Sunday, September 10, 2006

Monkey mania

Well, even though it's a day late, here's my monkey! Note that this particularly stylish monkey is wearing a coonskin cap...Davy Crockett was *that* popular. The little kid behind the woman looks like he is about to give her a swat, though I'm sure he means it in only the most complimentary way.

According to Wikipedia, organ grinders were often paid to go away, due to the repetative and out-of-tune one time they were considered a real nuisance in many places. Adolph Hitler banned them in Germany, and Fiorello LaGuardia banned them in New York City in 1936 (they were welcomed back in in April 2006!).

So now you know.

Friday, September 08, 2006

Viewliner Station

There goes the Viewliner, on an exciting figure-eight through parts of Tomorrowland and Fantasyland! The Viewliner was basically a scaled-down version of General Motors' Aerotrain, and it survived at Disneyland for only 15 months before being removed (and eventually replaced by the Monorail in June of 1959).

This Tomorrowland Viewliner had cars that were named after planets, while the blue Fantasyland train had cars named after Disney characters. For some reason the blue Viewliner seems to have been photographed much less than its sibling, maybe they didn't run it all the time? For a nice color photo of the blue train, see "Disneyland: The Nickel Tour".

It's pretty interesting to compare this photo to yesterday's post, and observe the considerable changes that occurred in just about a year. And for those of you who are interested (DisneyDutchman!), you finally get a pretty good look at the back end of the Viewliner train...I've provided an enlargement for ya.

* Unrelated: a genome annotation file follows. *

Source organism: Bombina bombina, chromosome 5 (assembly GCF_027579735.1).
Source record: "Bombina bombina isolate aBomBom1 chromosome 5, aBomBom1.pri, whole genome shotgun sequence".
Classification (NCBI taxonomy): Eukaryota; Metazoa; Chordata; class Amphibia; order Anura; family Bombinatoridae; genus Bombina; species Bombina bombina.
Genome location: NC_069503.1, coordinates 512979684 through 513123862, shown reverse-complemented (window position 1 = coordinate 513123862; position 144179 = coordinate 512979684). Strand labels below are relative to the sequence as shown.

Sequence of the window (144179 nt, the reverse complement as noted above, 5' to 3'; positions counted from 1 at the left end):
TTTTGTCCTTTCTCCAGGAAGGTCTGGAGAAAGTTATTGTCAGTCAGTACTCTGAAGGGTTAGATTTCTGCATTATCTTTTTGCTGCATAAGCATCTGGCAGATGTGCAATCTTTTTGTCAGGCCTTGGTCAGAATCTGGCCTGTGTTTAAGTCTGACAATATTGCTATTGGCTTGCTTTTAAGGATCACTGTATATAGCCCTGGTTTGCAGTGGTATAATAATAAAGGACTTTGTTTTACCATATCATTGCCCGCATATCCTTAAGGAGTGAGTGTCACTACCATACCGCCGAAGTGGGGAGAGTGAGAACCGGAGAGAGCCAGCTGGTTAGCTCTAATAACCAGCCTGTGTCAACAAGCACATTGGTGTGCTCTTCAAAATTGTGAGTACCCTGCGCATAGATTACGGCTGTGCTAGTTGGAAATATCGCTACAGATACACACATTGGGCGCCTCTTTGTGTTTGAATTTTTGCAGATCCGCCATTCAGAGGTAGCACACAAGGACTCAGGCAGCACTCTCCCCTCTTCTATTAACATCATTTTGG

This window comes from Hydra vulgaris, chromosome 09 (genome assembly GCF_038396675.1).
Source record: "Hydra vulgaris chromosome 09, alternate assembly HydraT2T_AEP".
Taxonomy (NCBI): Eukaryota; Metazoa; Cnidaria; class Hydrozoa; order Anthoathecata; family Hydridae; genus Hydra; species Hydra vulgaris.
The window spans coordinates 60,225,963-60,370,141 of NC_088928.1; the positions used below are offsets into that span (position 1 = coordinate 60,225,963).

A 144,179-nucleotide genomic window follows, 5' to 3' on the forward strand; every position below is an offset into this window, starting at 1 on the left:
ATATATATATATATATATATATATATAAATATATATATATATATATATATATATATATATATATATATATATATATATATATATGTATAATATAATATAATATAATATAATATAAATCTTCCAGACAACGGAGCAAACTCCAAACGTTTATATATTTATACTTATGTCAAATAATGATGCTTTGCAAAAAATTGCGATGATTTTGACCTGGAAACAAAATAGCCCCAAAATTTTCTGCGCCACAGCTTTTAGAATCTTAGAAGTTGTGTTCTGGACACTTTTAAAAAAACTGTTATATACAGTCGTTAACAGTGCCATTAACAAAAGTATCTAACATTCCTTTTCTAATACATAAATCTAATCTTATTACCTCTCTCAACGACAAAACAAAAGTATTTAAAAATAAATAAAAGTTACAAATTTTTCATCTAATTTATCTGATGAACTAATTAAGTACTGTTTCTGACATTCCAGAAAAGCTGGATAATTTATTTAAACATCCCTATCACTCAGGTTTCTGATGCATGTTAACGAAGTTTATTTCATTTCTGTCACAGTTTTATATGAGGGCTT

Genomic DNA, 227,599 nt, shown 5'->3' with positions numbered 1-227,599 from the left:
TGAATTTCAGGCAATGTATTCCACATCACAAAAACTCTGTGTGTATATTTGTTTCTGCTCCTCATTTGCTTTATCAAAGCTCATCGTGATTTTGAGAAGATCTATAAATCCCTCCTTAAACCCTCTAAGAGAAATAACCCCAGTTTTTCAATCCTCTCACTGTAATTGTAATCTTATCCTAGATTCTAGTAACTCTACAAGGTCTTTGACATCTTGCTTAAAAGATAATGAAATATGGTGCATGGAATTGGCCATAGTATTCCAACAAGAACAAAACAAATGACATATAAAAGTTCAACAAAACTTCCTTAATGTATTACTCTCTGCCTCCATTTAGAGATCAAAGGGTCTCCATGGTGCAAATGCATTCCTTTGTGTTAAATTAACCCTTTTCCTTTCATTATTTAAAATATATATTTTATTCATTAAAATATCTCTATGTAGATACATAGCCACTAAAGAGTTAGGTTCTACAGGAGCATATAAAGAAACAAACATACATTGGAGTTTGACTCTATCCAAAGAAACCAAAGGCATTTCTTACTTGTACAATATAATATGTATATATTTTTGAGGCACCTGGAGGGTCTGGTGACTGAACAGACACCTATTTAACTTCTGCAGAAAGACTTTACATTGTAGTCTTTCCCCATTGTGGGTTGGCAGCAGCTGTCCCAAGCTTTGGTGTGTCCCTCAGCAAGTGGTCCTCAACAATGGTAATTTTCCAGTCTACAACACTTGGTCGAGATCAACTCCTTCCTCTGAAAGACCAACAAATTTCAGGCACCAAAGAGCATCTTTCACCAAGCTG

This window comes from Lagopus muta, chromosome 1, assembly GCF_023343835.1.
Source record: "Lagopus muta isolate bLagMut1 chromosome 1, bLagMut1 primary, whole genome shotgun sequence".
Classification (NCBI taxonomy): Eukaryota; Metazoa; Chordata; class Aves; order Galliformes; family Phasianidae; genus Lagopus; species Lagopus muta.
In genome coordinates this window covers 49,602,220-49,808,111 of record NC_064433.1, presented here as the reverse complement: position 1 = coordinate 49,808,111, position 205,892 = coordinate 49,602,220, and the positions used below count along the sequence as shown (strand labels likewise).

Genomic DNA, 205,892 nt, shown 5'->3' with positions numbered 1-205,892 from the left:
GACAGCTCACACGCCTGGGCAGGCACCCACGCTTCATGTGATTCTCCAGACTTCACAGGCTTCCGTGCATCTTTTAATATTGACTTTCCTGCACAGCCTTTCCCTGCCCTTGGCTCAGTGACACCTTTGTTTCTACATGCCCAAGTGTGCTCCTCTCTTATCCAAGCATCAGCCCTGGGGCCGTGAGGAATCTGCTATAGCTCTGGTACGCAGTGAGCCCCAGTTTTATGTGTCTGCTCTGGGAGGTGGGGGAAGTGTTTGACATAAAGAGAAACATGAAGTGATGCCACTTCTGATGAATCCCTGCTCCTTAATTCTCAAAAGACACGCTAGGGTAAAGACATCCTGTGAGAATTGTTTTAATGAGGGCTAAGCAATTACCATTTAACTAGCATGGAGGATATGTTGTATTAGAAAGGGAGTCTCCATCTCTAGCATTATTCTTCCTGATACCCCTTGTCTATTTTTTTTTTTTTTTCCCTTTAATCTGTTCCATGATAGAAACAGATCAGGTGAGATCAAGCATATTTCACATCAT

Thursday, September 07, 2006

Submarine Departure, 3-23-60

Here's a neat look at the Patrick Henry leaving the dock for an adventure through liquid space. It's kind of an unusual view, although it was clearly taken from the'd think there would be plenty of others just like it, but it's the only one I have!

I loved the elegantly simple effect achieved by going through a storm of bubbles, as a kid I was convinced that we were really diving. Nevermind that seconds later you could still see the surface shimmering just above you! I guess the "suspension of disbelief" was in full force for me.

There's the Yacht Bar in the background, probably a good place to grab a burger or hot dog. During what little research I manage to do for this blog, I discovered that September 6th (yesterday!), was the 40th anniversary of the closing of the old Yacht Bar.

I will be happy to see the submarines up and running again as of next year, the Nemo theme could be fun. But I still miss the classic voyage!

Wednesday, September 06, 2006

Monsanto House of the Future, 1957

This boy and girl and their dad look like they just stepped out of their plastic House of the Future to pose for a photo before going back inside to do, I dunno, futuristic stuff. Like washing dishes with sonic waves or something. This Monsanto-sponsored attraction debuted the year this photo was taken, and lasted just over 10 years (closing just after the introduction of the "New Tomorrowland" of 1967.